by Ingvi Snædal
previewed on X360
Cooperation wins the day
During each map one team will be defending and the other one attacking. In the mission we played at GamesCom, I was an Engineer in the Security Force. Our mission was to escort a bomb defusal robot through a map to get to a Resistance storage facility where they'd stored a chemical weapon that they were yet to weaponize. We first had to get the weapon to a crane, then an Engineer would have to fix the crane to haul the robot over a gap, then we had to escort the robot through a maze of storage containers all the way to their facility where the robot would get the bomb and we'd have to take it to the chopper that was waiting for us. All the while the Resistance was hammering us down and each time the robot broke, an Engineer would have to fix it.
When I took control of my character, I couldn't help to notice that the art style is a little bit like Team Fortress. Not as obviously cartoony, but unrealistic nonetheless. Don't get me wrong, this game is absolutely beautiful and the new texturing they're using with the id Tech 4 engine brings stunning visuals to this game. When I ran off to join the battle, I found that the controls were very responsive and well designed. I just always forgot to press the Smooth Motion Across Random Terrain (S.M.A.R.T.) button when I wanted to jump over something. After dying a couple of times I found myself standing outside a crane that needed to be fixed. I looked up and thought to myself “There's got to be some painfully obvious way to get up there that I'm missing”. I was very wrong. “Press the S.M.A.R.T. button and climb up on those boxes” I heard a voice behind me say. I ran up to them holding down the aforementioned button and sure enough, my character ran smoothly up onto that box.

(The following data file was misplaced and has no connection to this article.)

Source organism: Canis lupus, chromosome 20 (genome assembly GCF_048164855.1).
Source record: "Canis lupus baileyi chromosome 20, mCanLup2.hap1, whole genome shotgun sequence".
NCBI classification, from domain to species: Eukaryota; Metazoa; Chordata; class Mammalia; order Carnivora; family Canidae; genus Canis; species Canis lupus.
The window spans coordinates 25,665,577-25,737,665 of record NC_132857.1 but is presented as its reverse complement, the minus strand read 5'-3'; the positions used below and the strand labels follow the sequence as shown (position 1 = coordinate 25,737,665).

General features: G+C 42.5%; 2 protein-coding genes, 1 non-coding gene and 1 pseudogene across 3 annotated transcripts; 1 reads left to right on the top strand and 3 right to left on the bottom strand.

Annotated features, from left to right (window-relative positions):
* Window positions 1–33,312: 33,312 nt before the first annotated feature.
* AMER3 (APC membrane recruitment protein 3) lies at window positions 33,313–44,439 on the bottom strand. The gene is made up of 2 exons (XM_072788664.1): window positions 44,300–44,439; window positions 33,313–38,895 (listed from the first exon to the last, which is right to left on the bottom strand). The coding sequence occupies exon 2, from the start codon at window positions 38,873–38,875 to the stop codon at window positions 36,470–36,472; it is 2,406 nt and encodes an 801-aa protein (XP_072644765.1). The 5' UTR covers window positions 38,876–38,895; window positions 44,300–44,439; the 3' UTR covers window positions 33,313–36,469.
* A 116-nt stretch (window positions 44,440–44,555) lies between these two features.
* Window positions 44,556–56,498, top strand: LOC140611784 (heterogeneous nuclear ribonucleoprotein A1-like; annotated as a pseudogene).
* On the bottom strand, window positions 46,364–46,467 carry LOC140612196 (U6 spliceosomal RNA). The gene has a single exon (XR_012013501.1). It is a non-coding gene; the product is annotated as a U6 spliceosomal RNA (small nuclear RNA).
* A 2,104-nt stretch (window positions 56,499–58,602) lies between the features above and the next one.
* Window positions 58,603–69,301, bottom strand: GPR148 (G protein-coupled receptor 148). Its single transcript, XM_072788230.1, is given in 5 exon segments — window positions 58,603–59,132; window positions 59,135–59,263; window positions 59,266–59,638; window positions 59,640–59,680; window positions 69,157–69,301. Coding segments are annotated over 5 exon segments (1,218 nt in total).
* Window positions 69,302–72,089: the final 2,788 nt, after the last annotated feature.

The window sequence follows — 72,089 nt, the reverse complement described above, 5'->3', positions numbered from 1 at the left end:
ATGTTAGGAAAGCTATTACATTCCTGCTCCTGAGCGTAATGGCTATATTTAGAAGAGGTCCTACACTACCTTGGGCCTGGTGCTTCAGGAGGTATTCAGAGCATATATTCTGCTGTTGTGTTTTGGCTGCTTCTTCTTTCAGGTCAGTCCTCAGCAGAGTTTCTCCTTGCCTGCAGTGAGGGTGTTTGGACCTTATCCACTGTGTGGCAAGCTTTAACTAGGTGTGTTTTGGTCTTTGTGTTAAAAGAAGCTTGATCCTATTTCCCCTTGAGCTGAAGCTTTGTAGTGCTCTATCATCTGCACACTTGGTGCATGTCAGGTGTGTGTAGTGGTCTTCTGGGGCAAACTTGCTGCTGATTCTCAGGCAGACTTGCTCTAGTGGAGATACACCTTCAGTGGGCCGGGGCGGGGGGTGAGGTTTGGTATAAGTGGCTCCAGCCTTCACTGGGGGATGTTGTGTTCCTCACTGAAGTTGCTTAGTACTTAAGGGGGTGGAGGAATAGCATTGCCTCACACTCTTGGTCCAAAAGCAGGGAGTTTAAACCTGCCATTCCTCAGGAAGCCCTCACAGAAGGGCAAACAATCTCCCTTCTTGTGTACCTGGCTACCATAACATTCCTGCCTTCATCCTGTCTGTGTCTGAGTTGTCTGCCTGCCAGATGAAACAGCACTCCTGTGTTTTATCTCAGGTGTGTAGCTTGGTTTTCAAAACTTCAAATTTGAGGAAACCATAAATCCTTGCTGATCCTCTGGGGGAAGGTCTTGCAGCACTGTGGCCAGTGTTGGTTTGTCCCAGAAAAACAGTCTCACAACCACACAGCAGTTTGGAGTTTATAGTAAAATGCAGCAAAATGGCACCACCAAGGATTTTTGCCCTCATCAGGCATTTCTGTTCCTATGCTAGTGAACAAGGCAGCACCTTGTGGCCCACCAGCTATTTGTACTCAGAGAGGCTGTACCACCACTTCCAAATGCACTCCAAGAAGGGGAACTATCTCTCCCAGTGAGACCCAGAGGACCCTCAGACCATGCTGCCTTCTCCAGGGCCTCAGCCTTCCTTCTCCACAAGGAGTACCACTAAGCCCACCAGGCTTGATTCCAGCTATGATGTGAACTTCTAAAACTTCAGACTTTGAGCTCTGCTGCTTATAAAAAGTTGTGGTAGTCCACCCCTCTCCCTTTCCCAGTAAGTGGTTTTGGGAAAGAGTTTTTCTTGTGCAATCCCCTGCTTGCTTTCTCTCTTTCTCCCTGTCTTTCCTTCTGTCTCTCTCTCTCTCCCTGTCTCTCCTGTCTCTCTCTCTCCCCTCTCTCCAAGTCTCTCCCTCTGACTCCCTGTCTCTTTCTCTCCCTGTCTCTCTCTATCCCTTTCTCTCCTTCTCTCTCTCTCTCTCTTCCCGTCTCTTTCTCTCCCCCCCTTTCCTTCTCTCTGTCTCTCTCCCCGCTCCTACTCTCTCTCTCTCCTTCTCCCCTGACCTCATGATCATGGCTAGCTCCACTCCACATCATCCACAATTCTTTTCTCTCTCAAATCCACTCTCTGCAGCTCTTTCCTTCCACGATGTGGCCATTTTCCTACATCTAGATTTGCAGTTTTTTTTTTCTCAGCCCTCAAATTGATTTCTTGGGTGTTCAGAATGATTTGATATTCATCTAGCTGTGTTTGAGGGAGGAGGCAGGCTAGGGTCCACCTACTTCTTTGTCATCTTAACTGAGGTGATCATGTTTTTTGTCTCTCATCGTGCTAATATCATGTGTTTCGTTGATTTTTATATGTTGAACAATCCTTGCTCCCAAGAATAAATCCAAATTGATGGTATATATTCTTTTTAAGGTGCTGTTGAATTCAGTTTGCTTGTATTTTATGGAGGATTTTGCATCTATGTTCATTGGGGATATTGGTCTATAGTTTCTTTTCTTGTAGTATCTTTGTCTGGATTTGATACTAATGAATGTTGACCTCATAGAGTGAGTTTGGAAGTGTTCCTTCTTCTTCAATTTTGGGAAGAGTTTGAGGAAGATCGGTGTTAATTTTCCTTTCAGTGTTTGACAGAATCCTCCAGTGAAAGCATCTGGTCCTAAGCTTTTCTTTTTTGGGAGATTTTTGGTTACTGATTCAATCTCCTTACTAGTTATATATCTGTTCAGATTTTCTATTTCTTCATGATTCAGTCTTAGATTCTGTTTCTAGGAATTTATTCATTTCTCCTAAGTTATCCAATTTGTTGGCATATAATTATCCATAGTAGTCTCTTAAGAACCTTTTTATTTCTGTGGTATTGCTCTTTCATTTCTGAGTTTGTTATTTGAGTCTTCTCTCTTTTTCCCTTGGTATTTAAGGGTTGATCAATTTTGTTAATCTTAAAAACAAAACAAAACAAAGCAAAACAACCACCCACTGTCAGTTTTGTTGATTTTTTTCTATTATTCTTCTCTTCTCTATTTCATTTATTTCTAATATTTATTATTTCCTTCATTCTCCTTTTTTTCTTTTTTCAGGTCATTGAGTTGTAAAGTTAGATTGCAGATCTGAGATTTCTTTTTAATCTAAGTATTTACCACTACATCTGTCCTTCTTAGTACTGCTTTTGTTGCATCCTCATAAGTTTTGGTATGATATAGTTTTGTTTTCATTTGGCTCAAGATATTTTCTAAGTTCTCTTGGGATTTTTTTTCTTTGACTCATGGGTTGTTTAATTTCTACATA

Once I found out how to use that feature, it became a vital part of the gameplay. It functions so well that I was in awe of the amount of innovation it brought to the game. The game completely immersed me into the teamwork as well. I was playing better with a room full of strangers than I did with my own clan during the days of Battlefield 2. The game forces players to work together to solve the many obstacles that stand in their way of successfully finishing the mission. Each player will also get experience for using his special abilities to the benefit of the team. And it's frightfully obvious that if each Engineer buffs the gun of every player, each Medic makes sure that all players are fully healed and each Soldier makes sure that no player lacks ammo, then that team will function much better on the field than a team that doesn't work together.
S.M.A.R.T. makes the day
The focus of this game is teamwork. Teamwork and that innovative, amazing gadget called the S.M.A.R.T. system. The game reminds me quite a lot of Team Fortress, but with a hell of a lot more “Team”. The S.M.A.R.T. system makes sure that you go exactly where it is you intend to go. I know that many gamers shared my doubts about this system, remembering the promises made to us by EA about how well the free running system in Mirrors Edge was supposed to work. I can honestly tell you, after giving it a try, that the system in this game not only works, but brings a whole new depth to the gameplay. I definitely recommend that any fan of team based first-person shooters give Brink a try. I know I'll be picking it up as soon as it hits the shelves.